Speaking of ``plagues and war elsewhere,'' let us consider what was happening at the time on Ireland's portion of ``the whole surface of our globe.''
Sir William Petty, a wealthy merchant and sometime surgeon, accompanied Oliver Cromwell's army to Ireland on its second invasion in 1652, with the task of conducting a survey of lands which had been and were to be confiscated by force from their Irish owners.
By conservative estimates, 20,000 Irish subjects were slaughtered by Cromwell's armies directly in massacres of three cities; 40,000 Irishmen (``Catholic soldiers'') were exiled to Spain or France; 10-20,000 young Irishmen and women were shipped as slaves to the recently conquered sugar-slave colonies of Jamaica and Barbados. Parliament in London then passed an Act of Settlement to forcibly evict the entire Irish population from the most-settled central and southern counties, over the Shannon River ``to Hell or Connacht,'' as the saying arose. Later, this was repeated with the Ulster counties, resettled with Scottish settlers.
Without noting that Petty was on the scene, surveying these emptied lands, one historian says that ``Sir William Petty, the most reliable contemporary population expert, estimated that ... more than half the population of Ireland died, mostly of starvation or disease.'' In fact, both Petty's calculation of the total Irish population before 1650, 1,400,000, and his estimate of the deaths from this genocidal policy, were unreliable, like most of Petty's population statistics. But his survey
``caused all the subsequent stages in the completion of the settlement of Ireland to be practically entrusted to his supervision.... [He] was the practical head of the committees which successively distributed the lands.... an almost unlimited rapacity distinguished him.''<> Ireland's population density fell to 7-8 persons per kilometer squared. The Irish historian John Prendergast wrote:
``The bodies of many wandering orphans whose fathers had embarked for Spain and whose mothers had died of famine, were preyed upon by wolves. In the years 1652 and 1653 a man might travel twenty or thirty miles and not see a living creature.''
Sir William Petty returned from his first stay in Ireland with two things. He had produced ``The Down Survey of Irish Lands,'' the first British imperial survey of an entire conquered nation. For this survey, Petty was given great credit as a pioneer by the Royal Society and by later ``scholarship.'' But in the 1650s, Petty was charged with fraud in the survey, by several members of Parliament--illustrating that this survey involved fortunes for speculators and creditors of the Cromwell government. Thus, Petty's second triumph: By 1658, when Cromwell died, Petty owned so much Irish land that he essentially owned county Kerry and was Earl of Landsdowne, as the British renamed Kerry.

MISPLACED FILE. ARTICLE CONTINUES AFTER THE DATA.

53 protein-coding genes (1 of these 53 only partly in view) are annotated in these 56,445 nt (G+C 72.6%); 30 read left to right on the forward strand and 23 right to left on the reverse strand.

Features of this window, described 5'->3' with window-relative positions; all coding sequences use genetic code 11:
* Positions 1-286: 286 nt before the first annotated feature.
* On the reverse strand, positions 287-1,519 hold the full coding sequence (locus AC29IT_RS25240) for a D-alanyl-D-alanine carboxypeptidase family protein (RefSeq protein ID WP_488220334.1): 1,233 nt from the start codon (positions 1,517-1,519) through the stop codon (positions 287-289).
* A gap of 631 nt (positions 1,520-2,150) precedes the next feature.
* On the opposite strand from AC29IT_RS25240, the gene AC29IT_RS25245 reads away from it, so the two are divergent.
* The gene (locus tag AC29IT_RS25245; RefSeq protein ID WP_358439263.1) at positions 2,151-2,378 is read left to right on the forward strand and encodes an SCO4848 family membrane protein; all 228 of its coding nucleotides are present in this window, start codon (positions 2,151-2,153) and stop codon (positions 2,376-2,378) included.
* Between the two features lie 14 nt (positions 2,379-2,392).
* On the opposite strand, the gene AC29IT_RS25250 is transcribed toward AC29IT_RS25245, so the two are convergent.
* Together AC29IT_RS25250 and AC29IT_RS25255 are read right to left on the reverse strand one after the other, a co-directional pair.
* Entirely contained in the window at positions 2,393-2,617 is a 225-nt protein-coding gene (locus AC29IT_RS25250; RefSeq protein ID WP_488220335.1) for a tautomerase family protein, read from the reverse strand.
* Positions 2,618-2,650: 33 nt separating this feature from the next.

In Ireland as a whole, between 1580 and 1708 the incredible total of 80 percent of all arable Irish land was forcibly confiscated by English or Scottish landlords--12 million out of 15 million acres. By the early 1800s, 4 million acres, or 25 percent of the arable land, was unused for any purpose--a virtual ``wildlife preserve,'' although its forests had been cut down by the British landlords!
Shortly after the Restoration of the Stuart monarchy in 1660, Charles II appointed Sir William Petty surveyor-general of Ireland. Petty made recommendations on how to raise the largest tax and greatest military support for the British Crown from the devastated nation, and how to ``re-people'' it or ``replant'' it with English. All these were published in the Treatise of Taxes and Contributions (1671), and praised as the foundation-stone of economic theory by its Royal Society admirers. Its tax and military recommendations, and in part the population policy linked to them, became British Crown policy over the period through the 1688 installation of the House of Orange on the British throne.
Petty's poll-tax proposals reflected his obsessive claims--repeated in dozens of his ``statistical tracts''--that he could use his population statistics (inaccurate as they usually were) to enable the collection of a maximum tax revenue for the Crown at minimum cost. His policy, which, by the end of that century, was becoming British policy, was to eliminate the duties on trade and monopolies which the Tudor kings had relied upon--to eliminate any tax which inconvenienced the East and West India Companies--and replace them with regressive poll-taxes (head taxes) which would raise more money for British military power. Petty's ``Proposal for a Perfect Poll-Money'' (Statistical Tract No. 54), for example, was to be supported by ``the five books of statistics of the people and lands,'' and was to be paid by all, even children under seven; such that the Crown could collect the tax ``at half the charge, and be ready to enlarge the same, if necessary.'' Petty's three major ``population studies''--Political Arithmetick, the Treatise on Taxes and The Anatomy of Ireland (!)--were all ordered to be published again by King William of Orange in 1690 and 1691, after Petty's death.